Last week, a coworker was checking her bank statement and discovered that her most recent paycheck was short. Significantly short. As she had worked the full pay period and hadn’t made any changes to her withholdings, this didn’t make sense. So she immediately pulled up her paystub (ours are all available online).
Somehow, her exemptions (both state and federal) had been reduced to zero.
Obviously, it was none of my business, so I didn’t ask how many allowances she normally claimed, but this change was enough to put a huge dent in her paycheck.
No one can explain to her why this change was made. She had just filed her taxes, but got a refund, so there was no reason that her exemptions would need to be changed, at least from the government’s point of view. She hadn’t gone into the system to make any changes. It sounds like it may have just been a glitch somewhere. On the positive side, she will get this money back. On the negative side, she won’t get it back until she files her 2014 taxes next year.
Of course, she has the option to make a change in her withholdings again so that her next paycheck is high, then change the withholdings back to her normal level. And if she were in dire straits, I’m sure that’s exactly what she would do. But that requires more than a little bit of work. So it sounds like she’s just going to deal with it.
Thankfully, her financial situation is such that this isn’t going to mean she won’t be able to pay her bills. Ultimately, it means that for this pay period, instead of putting her standard amount into her savings account, she will be pulling a bit of money out of her savings to cover the loss. But she’s lucky that she has that ability.
I take two lessons from this experience.
Number one, always check your paycheck. Is it high or low? Look into that. Find out why. I think that we all would immediately do some investigating if our paychecks came back low, but would we research if they came back high? I know I would, but I think a lot of people would just consider it some sort of windfall and leave it at that. But what if that windfall is actually because your withholdings got messed up and while you get the money now, you’re going to have to pay it back to the government come tax time? Probably something you should know now before you go spending all of your money on plane tickets and fireworks.
And of course, the second is to make sure that you have an emergency fund or some sort of savings to cover you if something like this happens. This isn’t the normal sort of emergency you would think about when considering uses for your emergency fund. No one got sick or lost their job or had their house fall down around them. No, there was just a simple computer glitch that meant the government kept more of her paycheck than anticipated. If she lived paycheck to paycheck, this could cause some huge problems.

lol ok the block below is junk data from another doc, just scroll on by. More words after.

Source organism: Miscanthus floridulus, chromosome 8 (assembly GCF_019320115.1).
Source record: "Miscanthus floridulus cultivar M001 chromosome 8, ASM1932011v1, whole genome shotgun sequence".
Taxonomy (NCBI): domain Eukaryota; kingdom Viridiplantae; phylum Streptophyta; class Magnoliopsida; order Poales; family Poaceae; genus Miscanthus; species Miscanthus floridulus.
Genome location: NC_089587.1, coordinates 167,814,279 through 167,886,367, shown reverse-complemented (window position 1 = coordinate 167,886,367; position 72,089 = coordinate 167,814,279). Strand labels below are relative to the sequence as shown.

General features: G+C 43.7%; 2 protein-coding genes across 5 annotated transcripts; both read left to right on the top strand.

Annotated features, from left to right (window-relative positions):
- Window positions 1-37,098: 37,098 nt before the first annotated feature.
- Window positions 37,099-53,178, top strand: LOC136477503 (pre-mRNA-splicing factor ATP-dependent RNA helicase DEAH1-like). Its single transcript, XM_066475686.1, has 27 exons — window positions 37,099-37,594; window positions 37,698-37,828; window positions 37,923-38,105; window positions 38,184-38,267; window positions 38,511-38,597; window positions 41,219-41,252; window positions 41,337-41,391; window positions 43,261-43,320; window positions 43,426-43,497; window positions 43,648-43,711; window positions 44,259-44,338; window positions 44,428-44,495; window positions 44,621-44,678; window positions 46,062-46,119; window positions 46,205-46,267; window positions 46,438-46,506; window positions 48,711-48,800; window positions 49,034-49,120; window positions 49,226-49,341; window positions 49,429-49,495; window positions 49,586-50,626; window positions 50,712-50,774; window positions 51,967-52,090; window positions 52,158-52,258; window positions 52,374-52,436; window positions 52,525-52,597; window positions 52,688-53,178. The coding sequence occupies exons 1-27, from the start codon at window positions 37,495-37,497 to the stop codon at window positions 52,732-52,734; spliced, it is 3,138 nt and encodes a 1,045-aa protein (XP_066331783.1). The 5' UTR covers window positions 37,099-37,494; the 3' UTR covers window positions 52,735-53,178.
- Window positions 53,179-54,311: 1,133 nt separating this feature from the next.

Remember, of course, that your emergency fund doesn’t have to be huge. Of course, the goal is to get enough money to have a number of months of expenses set aside (a quick survey of the internet says this should be anywhere from 3 months to one year’s worth of expenses). But that’s a lot of money. I don’t even want to think about what one year’s worth of expenses actually calculates out to be for me. But we can all try to set a little bit aside every paycheck. Even if it’s only a few dollars. It’s better than nothing. Try to get to one month’s worth of expenses. Or try to get to $1000. And then go from there. Save yourself from an emergency caused by a computer glitch.
Megan is a 40-something government employee in the Washington, DC area. She got interested in Personal Finance when she got out of college and realized that her paycheck wasn’t going to go as far as she had hoped. Since starting this blog, she has managed to buy a house and make a solid start on her retirement goals, and hopes to help others do the same. Here is her story:
In 2007, I was a gainfully employed 20-something with no debt but not a lot of knowledge about personal finance. It was a co-worker’s comment about Roth IRAs that sent me to the internet, searching for information. It was then that I realized that I really didn’t know a whole lot about personal finance and that my current financial situation was due a lot to inherent frugal tendencies, generous family members, a fear of debt, and good luck. While that was working for me, clearly I needed a better plan.
While I had no debt, I was also pretty much living paycheck to paycheck and not worrying about going over budget (I say this as if I had a real budget) because I had an emergency fund set aside to cover any overages.
Except that’s not what an emergency fund is for.
So I did a lot of research, read a lot of blogs, and decided that I needed a plan. I needed to budget. I needed to know what I was spending my money on. I needed to prepare for the future.
I decided to create a blog not only to make myself accountable to others but also to share the knowledge that I gained along the way. I’ve learned so much from my fellow bloggers, and I hope that my readers can find something useful in what I have to share as well.
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